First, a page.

ITHACA, N.Y.—Farmers and artisans may not always overlap, but when it comes to people interested in locally sourced fiber materials and products, they’re sharing their ideas, materials and expertise.

LocalFiber, a pop-up in downtown Ithaca at 130 East Seneca Street, is a temporary brick-and-mortar storefront for yarn, ornaments, hats, mittens, dryer balls, bags, rugs, decorations and other goods made with wool from animals on local farms. This year, there are 15 farms that have provided goods to participate in the pop-up: Forget Me Not Farm, West Creek Farm, Blue Spoon Farm, Laughing Goat Fiber Farm, GinLip Farm, Crooked Creek Sheep & Wool, Hawk Hill Farm, Windsong Farm, Big Rock Farm/Fetching Fibers, Rebel Acres, Shepherd’s Creek Alpaca Farm, Moose in the Meadow Farm, Wool Ewe Play, Steep Hollow Farm, Ellis Hollow Farm; and one artisan, José Buenaventura González Gutiérrez.

“We’re a group of farmers and one artisan,” said Noreen Atkins of Ginlip Farm. “In order to be involved in the pop-up, you have to have fiber or have purchased fiber locally. Most of what you see here is from sheep although we do have some mohair products and alpaca as well.”

LocalFiber was founded in 2017 by Dana Havas, a Cornell University graduate student of applied economics focusing her research on the fiber-to-textile supply chain. Upon moving to the area, she found it difficult to locate farms that raise, produce and source wool-to-hand fleece. According to data from a USDA-NASS survey, there are 180 fiber-producing farms located within the 14-county Finger Lakes area. 

Previously, LocalFiber’s pop-up was located in Home Green Home on The Commons in 2019, and in 2020, due to COVID-19, reduced to just five participants and housed in a Groton small business.

Members from each participating farm will take turns staffing the pop-up until it closes Dec. 27, 2021.

“We’ve been so busy here that originally we couldn’t keep up — we invited more people to come,” Atkins said. “Everybody is part of this group called LocalFiber and it’s a networking group of farmers and artisans just trying to connect people with the fiber to people who want to use the fiber.”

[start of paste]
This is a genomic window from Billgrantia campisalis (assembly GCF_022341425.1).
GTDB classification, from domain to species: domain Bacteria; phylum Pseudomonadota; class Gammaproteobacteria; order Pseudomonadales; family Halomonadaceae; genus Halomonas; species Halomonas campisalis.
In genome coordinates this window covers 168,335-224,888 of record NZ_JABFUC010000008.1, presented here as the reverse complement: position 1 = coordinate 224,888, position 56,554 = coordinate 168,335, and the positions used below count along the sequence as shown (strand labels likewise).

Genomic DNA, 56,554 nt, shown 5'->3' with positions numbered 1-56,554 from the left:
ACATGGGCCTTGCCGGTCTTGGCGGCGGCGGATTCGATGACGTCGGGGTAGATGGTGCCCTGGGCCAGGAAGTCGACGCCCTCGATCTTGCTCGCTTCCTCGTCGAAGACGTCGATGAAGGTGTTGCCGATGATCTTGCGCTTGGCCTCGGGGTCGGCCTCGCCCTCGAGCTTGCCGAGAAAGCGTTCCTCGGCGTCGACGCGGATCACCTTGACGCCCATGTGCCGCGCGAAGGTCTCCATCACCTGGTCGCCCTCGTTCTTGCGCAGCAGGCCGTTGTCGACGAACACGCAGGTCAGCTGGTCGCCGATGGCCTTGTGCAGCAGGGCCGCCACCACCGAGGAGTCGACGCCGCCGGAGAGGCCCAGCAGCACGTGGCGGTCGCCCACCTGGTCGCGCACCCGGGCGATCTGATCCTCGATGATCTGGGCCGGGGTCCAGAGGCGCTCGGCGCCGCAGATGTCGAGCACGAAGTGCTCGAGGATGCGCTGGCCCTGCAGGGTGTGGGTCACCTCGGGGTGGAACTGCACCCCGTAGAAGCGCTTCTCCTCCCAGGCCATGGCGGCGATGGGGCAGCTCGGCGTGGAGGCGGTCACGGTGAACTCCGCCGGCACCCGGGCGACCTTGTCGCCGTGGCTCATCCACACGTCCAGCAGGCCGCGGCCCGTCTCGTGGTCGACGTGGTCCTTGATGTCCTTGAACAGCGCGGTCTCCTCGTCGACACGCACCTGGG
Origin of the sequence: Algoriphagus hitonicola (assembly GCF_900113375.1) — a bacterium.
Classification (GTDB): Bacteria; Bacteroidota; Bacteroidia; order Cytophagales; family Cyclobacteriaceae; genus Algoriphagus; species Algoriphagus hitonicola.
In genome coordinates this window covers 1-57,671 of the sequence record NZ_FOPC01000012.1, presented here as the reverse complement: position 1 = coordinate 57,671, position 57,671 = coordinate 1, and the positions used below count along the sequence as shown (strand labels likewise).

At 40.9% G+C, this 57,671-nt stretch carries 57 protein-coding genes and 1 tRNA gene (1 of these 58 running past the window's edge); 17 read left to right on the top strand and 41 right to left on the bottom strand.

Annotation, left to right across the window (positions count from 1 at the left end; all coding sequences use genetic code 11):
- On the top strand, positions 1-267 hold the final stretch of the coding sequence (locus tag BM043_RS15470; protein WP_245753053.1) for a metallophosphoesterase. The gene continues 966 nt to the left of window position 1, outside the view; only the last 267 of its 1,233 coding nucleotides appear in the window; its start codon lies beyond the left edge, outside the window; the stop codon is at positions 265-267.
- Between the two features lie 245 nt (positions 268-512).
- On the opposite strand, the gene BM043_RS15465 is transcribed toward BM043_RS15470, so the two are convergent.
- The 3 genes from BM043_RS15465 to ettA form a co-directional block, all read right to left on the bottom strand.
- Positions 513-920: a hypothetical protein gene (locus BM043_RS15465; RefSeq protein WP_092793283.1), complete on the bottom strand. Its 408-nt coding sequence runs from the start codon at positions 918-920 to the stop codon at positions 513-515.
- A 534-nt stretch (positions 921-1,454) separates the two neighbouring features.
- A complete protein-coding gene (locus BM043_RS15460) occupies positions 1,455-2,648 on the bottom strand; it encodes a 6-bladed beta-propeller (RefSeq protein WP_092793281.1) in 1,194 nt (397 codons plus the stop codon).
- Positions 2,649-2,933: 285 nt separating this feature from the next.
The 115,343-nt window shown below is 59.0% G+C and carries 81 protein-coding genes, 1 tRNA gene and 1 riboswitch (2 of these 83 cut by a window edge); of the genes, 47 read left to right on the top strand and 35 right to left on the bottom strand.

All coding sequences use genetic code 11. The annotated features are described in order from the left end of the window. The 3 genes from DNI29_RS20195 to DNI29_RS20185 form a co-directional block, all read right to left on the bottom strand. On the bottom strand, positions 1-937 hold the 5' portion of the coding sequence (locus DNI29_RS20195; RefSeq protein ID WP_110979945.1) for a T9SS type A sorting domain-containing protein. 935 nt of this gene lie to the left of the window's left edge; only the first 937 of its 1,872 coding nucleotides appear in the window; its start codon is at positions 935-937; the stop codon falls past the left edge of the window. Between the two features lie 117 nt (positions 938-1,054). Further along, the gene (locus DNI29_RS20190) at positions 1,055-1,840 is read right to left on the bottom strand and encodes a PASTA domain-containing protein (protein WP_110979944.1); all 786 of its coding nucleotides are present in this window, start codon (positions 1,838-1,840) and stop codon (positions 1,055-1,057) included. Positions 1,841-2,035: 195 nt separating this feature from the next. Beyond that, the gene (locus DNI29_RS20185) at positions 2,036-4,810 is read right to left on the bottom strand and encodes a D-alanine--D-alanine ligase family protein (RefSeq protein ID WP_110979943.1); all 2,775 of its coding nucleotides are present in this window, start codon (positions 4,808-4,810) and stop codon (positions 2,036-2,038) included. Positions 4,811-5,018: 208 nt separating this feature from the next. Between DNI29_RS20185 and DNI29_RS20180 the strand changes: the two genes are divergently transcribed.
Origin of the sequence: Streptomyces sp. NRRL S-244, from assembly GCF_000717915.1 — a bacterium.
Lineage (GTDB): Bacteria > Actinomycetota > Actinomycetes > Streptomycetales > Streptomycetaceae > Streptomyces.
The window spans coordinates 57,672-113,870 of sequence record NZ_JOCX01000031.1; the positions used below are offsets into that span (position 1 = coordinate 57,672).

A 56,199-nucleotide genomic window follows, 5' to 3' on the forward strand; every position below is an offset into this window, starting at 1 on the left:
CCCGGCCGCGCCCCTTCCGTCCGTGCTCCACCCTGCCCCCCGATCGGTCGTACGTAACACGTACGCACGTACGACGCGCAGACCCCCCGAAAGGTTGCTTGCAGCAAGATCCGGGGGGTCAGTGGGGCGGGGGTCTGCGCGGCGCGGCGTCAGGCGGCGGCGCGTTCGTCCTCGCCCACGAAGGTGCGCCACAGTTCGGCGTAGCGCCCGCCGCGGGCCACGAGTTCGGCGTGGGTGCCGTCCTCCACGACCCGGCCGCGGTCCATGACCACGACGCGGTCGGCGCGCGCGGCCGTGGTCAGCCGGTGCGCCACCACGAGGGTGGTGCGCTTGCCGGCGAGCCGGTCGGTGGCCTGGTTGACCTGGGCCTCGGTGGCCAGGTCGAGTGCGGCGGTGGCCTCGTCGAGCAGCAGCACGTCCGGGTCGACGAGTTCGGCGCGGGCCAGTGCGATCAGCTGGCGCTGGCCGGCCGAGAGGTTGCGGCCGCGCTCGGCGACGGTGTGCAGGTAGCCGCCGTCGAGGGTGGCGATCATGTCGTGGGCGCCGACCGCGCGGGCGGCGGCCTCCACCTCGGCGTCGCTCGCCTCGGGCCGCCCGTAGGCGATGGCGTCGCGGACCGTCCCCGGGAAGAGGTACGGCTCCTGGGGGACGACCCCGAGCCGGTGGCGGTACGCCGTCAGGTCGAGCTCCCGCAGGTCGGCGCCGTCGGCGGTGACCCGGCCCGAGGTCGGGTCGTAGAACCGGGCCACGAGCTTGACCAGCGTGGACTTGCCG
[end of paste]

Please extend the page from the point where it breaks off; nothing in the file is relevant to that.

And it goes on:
Atkins explained that there are more than 200 different breeds of sheep and that the production process begins after the wool is shorn off the sheep. After shearing, the wool is washed and then carded. Carding is a process in which the fibers are pulled through a fine metal comb-like tool that straightens out the naturally curly fibers. Next, the wool is spun into yarn, which can be processed differently to create thinner or thicker yarn.

At this point, wool is sometimes sold to consumers who wish to dye it themselves or use it as raw materials for other products, or it might be dyed and sold as colorful yarn for people to knit or crochet.

Wool has different uses and is spun up depending on how it will be used, Atkins said. Fine wools like merino have more crimp per inch and is generally more expensive. It is typically used for things like undergarments, woolen suits and baby clothes or toys, while medium wool can be used for mittens, sweaters and outerwear. Long wool, which has the least amount of crimp, is used for macrame, wall hangings, blankets, rugs and socks. Atkins also noted that wool has scales, which is why it can be used for felting projects.

Zoë Freer-Hessler

Zoë Freer-Hessler is a general assignment reporter for the Ithaca Voice. She has covered a wide range of topics since joining the news organization in November 2021. She can be reached at zhessler@ithacavoice.com...